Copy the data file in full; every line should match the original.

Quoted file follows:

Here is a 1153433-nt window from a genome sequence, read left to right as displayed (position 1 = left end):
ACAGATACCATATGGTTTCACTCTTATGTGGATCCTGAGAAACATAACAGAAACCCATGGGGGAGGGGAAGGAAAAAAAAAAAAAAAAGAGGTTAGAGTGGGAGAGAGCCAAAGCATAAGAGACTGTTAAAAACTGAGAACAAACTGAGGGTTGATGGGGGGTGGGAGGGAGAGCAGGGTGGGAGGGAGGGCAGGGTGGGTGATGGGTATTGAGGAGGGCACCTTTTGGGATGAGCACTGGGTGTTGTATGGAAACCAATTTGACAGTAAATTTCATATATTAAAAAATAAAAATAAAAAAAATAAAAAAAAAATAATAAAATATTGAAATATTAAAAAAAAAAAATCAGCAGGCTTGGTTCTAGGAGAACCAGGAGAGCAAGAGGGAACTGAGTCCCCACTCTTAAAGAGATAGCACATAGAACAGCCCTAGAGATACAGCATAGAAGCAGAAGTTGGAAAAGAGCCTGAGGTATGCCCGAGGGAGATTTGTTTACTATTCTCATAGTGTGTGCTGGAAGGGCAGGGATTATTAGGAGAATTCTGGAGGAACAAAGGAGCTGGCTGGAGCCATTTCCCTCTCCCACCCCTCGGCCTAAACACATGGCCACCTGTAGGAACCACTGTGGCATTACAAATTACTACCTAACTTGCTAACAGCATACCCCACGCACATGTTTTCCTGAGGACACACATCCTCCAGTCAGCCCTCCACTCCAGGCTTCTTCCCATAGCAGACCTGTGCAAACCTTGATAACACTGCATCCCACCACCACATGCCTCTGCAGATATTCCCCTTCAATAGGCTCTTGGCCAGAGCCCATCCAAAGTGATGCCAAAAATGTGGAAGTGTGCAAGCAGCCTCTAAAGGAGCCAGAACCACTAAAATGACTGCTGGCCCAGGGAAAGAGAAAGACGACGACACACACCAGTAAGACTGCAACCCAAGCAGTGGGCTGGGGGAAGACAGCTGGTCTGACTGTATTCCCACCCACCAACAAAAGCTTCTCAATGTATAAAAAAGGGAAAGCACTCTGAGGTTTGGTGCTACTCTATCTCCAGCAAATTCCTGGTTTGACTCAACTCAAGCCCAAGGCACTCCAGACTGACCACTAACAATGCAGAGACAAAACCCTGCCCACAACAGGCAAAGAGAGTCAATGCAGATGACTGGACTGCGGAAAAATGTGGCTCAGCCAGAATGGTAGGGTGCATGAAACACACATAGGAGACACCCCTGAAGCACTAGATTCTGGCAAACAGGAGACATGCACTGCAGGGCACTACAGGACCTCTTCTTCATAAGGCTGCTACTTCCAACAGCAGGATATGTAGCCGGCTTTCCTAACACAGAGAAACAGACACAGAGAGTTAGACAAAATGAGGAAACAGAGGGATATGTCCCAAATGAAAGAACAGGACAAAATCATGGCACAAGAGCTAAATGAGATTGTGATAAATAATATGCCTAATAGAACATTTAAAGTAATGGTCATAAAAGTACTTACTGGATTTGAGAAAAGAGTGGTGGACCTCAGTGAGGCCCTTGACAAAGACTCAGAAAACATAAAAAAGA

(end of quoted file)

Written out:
Here is a 1153433-nt window from a genome sequence, read left to right as displayed (position 1 = left end):
ACAGATACCATATGGTTTCACTCTTATGTGGATCCTGAGAAACATAACAGAAACCCATGGGGGAGGGGAAGGAAAAAAAAAAAAAAAAGAGGTTAGAGTGGGAGAGAGCCAAAGCATAAGAGACTGTTAAAAACTGAGAACAAACTGAGGGTTGATGGGGGGTGGGAGGGAGAGCAGGGTGGGAGGGAGGGCAGGGTGGGTGATGGGTATTGAGGAGGGCACCTTTTGGGATGAGCACTGGGTGTTGTATGGAAACCAATTTGACAGTAAATTTCATATATTAAAAAATAAAAATAAAAAAAATAAAAAAAAAATAATAAAATATTGAAATATTAAAAAAAAAAAATCAGCAGGCTTGGTTCTAGGAGAACCAGGAGAGCAAGAGGGAACTGAGTCCCCACTCTTAAAGAGATAGCACATAGAACAGCCCTAGAGATACAGCATAGAAGCAGAAGTTGGAAAAGAGCCTGAGGTATGCCCGAGGGAGATTTGTTTACTATTCTCATAGTGTGTGCTGGAAGGGCAGGGATTATTAGGAGAATTCTGGAGGAACAAAGGAGCTGGCTGGAGCCATTTCCCTCTCCCACCCCTCGGCCTAAACACATGGCCACCTGTAGGAACCACTGTGGCATTACAAATTACTACCTAACTTGCTAACAGCATACCCCACGCACATGTTTTCCTGAGGACACACATCCTCCAGTCAGCCCTCCACTCCAGGCTTCTTCCCATAGCAGACCTGTGCAAACCTTGATAACACTGCATCCCACCACCACATGCCTCTGCAGATATTCCCCTTCAATAGGCTCTTGGCCAGAGCCCATCCAAAGTGATGCCAAAAATGTGGAAGTGTGCAAGCAGCCTCTAAAGGAGCCAGAACCACTAAAATGACTGCTGGCCCAGGGAAAGAGAAAGACGACGACACACACCAGTAAGACTGCAACCCAAGCAGTGGGCTGGGGGAAGACAGCTGGTCTGACTGTATTCCCACCCACCAACAAAAGCTTCTCAATGTATAAAAAAGGGAAAGCACTCTGAGGTTTGGTGCTACTCTATCTCCAGCAAATTCCTGGTTTGACTCAACTCAAGCCCAAGGCACTCCAGACTGACCACTAACAATGCAGAGACAAAACCCTGCCCACAACAGGCAAAGAGAGTCAATGCAGATGACTGGACTGCGGAAAAATGTGGCTCAGCCAGAATGGTAGGGTGCATGAAACACACATAGGAGACACCCCTGAAGCACTAGATTCTGGCAAACAGGAGACATGCACTGCAGGGCACTACAGGACCTCTTCTTCATAAGGCTGCTACTTCCAACAGCAGGATATGTAGCCGGCTTTCCTAACACAGAGAAACAGACACAGAGAGTTAGACAAAATGAGGAAACAGAGGGATATGTCCCAAATGAAAGAACAGGACAAAATCATGGCACAAGAGCTAAATGAGATTGTGATAAATAATATGCCTAATAGAACATTTAAAGTAATGGTCATAAAAGTACTTACTGGATTTGAGAAAAGAGTGGTGGACCTCAGTGAGGCCCTTGACAAAGACTCAGAAAACATAAAAAAGA